Since I had only seen these types of insects during the day, it made sense for them to be butterflies, as they are usually active during the day, while moths tend to be active at night.  And that makes it nice to take pictures of butterflies, because they're out when I'm out.   Back in December, I wrote about one of the Monarch wintering grounds near Pismo Beach, California.  I can honestly say I've never seen so many Monarchs in one place ever.

I can remember growing up, reading about the Monarch butterfly and thinking if I'd ever get the chance to see one.  Living in California, I had a good chance, but the opportunity never seemed to arise and I figured it was going to be one of those elusive creatures that I would never get to see except at a laboratory specimen.  Then, one year while on our annual summer camping trip, I spotted one in Kings Canyon National Park in Zumwalt Meadows along a nature trail.  I have seen many Monarchs since then, including one while out hiding my latest cache.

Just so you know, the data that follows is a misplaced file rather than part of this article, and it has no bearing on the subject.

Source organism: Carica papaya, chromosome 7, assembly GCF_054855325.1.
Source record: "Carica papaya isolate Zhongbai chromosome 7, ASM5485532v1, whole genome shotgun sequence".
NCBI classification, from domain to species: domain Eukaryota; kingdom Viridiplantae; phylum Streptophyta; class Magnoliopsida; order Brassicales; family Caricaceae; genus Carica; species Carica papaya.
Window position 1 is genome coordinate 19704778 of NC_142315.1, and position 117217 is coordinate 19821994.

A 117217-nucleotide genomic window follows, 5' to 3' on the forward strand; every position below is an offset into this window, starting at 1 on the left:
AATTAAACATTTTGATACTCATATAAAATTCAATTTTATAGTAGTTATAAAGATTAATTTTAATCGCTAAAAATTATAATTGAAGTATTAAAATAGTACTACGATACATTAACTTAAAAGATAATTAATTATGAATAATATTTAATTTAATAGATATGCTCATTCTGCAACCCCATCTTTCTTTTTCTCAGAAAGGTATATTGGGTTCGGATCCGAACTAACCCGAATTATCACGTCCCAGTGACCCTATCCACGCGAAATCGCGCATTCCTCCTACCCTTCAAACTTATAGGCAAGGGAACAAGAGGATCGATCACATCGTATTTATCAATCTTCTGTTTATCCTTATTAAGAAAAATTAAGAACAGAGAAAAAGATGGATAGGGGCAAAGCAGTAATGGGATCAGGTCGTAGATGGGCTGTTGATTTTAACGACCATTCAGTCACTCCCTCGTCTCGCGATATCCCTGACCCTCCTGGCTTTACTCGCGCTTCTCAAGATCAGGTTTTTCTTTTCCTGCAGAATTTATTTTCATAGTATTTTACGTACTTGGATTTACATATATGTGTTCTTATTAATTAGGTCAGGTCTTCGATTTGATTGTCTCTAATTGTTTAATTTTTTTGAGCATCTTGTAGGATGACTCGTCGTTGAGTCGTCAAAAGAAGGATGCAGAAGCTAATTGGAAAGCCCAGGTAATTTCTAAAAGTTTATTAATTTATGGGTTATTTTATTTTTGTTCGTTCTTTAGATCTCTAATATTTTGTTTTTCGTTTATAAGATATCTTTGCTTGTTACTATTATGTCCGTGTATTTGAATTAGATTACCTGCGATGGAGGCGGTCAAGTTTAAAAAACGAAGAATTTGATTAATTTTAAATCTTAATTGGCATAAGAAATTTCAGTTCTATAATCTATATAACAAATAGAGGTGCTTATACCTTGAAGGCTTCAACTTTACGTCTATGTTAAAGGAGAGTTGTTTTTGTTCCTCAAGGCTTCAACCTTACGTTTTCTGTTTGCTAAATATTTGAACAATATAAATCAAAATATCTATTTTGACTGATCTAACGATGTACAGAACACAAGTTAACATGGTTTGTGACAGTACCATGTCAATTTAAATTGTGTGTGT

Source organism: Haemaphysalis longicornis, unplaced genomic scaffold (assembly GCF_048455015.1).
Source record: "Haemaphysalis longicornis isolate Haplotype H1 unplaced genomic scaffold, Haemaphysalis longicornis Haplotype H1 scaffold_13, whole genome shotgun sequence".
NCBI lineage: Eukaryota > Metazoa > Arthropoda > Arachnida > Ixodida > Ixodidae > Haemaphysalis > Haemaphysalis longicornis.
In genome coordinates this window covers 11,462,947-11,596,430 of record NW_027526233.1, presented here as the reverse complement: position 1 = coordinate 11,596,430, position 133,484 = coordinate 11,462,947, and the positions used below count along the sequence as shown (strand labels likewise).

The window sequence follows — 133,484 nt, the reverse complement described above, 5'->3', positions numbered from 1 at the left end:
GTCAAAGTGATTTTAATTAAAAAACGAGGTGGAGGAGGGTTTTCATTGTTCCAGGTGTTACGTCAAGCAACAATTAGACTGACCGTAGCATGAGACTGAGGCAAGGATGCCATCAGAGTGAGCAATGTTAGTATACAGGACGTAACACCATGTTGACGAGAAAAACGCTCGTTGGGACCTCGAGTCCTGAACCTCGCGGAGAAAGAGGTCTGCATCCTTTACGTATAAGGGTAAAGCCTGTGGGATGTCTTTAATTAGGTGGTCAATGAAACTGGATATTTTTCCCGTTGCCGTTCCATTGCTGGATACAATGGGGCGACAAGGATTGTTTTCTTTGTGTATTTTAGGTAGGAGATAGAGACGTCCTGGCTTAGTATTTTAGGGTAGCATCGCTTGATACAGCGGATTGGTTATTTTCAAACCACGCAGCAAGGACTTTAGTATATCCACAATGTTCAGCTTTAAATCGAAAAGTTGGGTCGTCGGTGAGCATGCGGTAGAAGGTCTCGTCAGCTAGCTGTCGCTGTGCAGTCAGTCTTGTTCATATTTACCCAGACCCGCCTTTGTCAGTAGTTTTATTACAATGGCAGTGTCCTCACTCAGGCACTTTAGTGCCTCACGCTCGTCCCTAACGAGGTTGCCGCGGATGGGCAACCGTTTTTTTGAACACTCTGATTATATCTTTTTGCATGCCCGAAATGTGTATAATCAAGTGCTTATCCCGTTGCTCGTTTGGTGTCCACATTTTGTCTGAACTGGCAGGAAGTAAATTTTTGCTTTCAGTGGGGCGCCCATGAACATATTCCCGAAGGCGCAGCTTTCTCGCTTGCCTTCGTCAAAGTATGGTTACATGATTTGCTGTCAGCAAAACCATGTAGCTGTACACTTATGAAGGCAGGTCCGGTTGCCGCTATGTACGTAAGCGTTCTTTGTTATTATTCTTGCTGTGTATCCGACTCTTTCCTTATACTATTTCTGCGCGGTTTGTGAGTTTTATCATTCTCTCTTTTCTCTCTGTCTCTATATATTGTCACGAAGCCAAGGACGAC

The interesting thing about butterfly identification is it's not an exact science.  I tend to use this site as my guide when I'm trying to identify a butterfly.  When I saw the Western Checkerspot on a trail hike last month, I was surprised to find that it could have been one of about four different subspecies.

There was another time while doing the Groundspeak series of caches when I spotted a pretty small green butterfly.  It was late in the evening, so it was looking for a spot to rest of up for the night.  When it found a spot, it folded up its wings and settled in.  That didn't help with the identification, since much of the identity of a butterfly is on its top wings.  The best I could do with that one was to narrow it down to either a Desert Marble or perhaps a California Marble.  Once again, the identification guide is not fool proof, but it gave me a pretty good idea of what I was looking at.